Mexican President Andres Manuel Lopez Obrador upset the country's Jewish community by accusing one of its members of thinking like Adolf Hitler.
Lopez Obrador made the first such comments on Wednesday, saying that columnist and analyst Carlos Alazraki, a critic of the president, was "Hitlerian."
Lopez Obrador referred to Alazraki after a video was shown during a regular government news conference of the latter in discussion with opposition politicians who said Mexico was allowing in undocumented migrants from Venezuela at a new airport. The government denies this.
"He is extremely conservative, like Hitlerian," Lopez Obrador said.
In a statement, the Jewish Community of Mexico rejected the use of the term "Hitlerian" to refer to anyone: "Any comparison with the most bloodthirsty regime in history is regrettable and unacceptable."
Some Mexican opposition politicians also took offense. "To call a prominent member of the Jewish community 'Hitlerian' is extremely grotesque and aberrant," opposition congressman Santiago Creel said in a tweet.
Lopez Obrador sticks by comments despite criticism
However, on Thursday, Lopez Obrador said he was right to compare Alazraki to Hitler for his political mindset, shrugging off a protest from the country's Jewish community.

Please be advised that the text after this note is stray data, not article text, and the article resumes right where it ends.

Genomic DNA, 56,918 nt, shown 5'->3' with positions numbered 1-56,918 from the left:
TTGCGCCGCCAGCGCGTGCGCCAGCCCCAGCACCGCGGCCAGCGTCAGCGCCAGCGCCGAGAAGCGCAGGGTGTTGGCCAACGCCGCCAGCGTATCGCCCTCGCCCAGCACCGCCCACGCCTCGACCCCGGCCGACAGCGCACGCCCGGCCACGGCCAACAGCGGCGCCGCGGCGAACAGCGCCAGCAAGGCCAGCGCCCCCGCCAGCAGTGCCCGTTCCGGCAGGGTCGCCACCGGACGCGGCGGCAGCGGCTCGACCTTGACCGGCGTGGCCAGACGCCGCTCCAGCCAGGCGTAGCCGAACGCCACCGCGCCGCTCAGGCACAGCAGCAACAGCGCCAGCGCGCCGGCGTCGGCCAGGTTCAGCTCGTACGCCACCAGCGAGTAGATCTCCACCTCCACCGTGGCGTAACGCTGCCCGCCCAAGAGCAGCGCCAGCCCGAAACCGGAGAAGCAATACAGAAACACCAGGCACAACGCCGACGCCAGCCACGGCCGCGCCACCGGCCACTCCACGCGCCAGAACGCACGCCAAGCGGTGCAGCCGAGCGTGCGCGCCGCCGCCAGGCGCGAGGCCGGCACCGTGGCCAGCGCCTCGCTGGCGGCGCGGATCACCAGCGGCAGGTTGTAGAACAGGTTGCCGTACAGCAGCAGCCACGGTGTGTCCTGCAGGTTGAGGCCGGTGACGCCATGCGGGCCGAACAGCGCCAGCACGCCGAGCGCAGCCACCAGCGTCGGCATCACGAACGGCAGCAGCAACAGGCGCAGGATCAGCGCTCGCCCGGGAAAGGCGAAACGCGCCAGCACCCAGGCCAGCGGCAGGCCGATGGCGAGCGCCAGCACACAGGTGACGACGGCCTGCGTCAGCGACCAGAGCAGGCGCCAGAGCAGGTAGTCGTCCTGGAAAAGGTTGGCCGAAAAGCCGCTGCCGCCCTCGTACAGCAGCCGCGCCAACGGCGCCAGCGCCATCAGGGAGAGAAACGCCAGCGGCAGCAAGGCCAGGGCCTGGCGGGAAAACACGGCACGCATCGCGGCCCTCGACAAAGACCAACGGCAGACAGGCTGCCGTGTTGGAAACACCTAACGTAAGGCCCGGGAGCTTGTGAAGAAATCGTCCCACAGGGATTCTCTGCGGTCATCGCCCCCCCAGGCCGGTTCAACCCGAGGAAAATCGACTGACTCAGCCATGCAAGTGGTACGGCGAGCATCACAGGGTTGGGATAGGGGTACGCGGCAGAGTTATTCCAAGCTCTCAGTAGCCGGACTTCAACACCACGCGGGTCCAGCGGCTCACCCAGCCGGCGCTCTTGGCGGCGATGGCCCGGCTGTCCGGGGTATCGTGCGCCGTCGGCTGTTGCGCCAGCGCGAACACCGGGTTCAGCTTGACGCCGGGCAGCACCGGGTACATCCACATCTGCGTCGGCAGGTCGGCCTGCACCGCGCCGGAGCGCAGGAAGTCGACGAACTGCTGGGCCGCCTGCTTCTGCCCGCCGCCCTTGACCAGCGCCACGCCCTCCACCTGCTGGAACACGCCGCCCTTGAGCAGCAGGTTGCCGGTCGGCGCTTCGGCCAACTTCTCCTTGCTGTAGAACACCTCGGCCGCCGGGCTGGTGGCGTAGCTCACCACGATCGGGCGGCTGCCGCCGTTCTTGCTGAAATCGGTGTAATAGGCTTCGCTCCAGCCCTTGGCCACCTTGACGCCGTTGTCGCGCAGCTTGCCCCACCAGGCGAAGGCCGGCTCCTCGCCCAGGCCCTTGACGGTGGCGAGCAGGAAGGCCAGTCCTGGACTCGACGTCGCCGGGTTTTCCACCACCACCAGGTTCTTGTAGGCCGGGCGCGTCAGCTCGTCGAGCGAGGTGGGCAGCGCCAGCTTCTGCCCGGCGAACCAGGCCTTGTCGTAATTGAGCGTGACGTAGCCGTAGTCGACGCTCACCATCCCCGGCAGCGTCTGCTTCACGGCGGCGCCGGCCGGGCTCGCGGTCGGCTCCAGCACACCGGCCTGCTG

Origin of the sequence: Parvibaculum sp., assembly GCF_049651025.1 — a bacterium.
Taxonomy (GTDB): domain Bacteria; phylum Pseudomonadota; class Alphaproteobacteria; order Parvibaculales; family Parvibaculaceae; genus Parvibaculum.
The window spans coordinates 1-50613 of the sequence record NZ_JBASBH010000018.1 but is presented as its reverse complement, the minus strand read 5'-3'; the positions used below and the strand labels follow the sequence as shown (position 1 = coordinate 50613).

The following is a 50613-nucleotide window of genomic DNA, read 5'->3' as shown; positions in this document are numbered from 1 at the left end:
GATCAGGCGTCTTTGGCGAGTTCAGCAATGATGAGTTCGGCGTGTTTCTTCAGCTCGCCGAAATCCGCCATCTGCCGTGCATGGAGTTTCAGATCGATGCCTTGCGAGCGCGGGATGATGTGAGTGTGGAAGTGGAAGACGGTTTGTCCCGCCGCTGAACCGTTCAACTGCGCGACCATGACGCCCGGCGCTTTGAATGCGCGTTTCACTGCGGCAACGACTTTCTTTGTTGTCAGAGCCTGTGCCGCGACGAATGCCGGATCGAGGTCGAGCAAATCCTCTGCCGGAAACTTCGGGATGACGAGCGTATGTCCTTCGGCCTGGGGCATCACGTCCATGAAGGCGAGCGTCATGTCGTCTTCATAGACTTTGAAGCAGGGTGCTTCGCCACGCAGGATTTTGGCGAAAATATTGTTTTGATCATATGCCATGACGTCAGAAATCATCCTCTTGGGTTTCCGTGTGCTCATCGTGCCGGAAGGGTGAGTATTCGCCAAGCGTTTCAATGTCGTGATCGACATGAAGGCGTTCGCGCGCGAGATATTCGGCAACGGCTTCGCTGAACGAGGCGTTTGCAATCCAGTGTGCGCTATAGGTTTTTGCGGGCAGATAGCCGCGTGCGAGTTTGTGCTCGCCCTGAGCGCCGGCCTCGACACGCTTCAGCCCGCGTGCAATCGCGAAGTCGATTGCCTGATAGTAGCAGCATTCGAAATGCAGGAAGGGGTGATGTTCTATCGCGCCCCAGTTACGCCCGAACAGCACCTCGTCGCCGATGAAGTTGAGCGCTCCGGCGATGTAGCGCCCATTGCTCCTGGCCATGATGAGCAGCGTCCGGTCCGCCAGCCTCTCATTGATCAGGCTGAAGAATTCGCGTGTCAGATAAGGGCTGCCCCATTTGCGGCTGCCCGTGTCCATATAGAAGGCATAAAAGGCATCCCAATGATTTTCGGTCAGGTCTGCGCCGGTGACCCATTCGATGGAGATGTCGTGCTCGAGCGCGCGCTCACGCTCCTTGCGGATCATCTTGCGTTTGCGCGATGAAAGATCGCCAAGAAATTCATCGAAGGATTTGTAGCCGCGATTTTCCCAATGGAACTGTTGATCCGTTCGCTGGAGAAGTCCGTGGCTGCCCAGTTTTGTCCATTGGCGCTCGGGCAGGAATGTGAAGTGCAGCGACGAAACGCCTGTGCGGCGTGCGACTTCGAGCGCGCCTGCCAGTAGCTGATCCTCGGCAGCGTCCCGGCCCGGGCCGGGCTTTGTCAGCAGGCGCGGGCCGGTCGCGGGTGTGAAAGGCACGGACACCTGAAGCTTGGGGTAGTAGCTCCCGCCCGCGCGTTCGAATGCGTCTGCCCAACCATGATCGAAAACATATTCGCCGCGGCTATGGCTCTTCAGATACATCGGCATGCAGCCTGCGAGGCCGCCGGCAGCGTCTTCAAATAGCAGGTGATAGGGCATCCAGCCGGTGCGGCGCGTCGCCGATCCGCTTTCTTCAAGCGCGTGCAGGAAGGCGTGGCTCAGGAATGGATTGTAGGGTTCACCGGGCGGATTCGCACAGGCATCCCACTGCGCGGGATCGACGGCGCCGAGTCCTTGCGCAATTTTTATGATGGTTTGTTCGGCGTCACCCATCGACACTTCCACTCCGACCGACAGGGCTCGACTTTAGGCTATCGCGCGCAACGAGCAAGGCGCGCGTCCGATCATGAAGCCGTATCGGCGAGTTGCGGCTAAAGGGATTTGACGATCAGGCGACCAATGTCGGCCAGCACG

The Mexican president returned to the matter during his regular news conference, saying "Alazraki is a follower of Hitler's thinking," and pointing to Nazi propaganda chief Joseph Goebbels and his use of lies to manipulate public opinion.
"This is the essence of Alazraki's publicity or propaganda strategy," said the president, who has regularly invoked Goebbels when seeking to discredit his critics.
To make his point, Lopez Obrador showed a brief 2021 video clip in which Alazraki said the key to beating the president's ruling National Regeneration Movement (MORENA) electorally was to use lies and propaganda against it.
Alazraki says he forgave insults
Alazraki said his remarks in the clip were taken out of context, and that he was illustrating that to compete with MORENA, one had to use propaganda as Mexico's ruling party did.
Alazraki also posted a video on Twitter on Thursday condemning Lopez Obrador's remarks, underlining his opposition to his policies. He concluded by saying he forgave the president for the insults "because you don't know what you're doing."
Lopez Obrador observed that he had longstanding differences with Alazraki but expressed respect for the Jewish community. "I have very good friends in the Jewish community," he said.
According to official figures, almost 59,000 people who practice the Jewish religion live in Mexico.
Politicians of Jewish origin include Mexico City Mayor Claudia Sheinbaum, a close ally and potential successor of Lopez Obrador. Alazraki wrote on Twitter, "I am not Hitler, I am Jewish, just like Sheinbaum."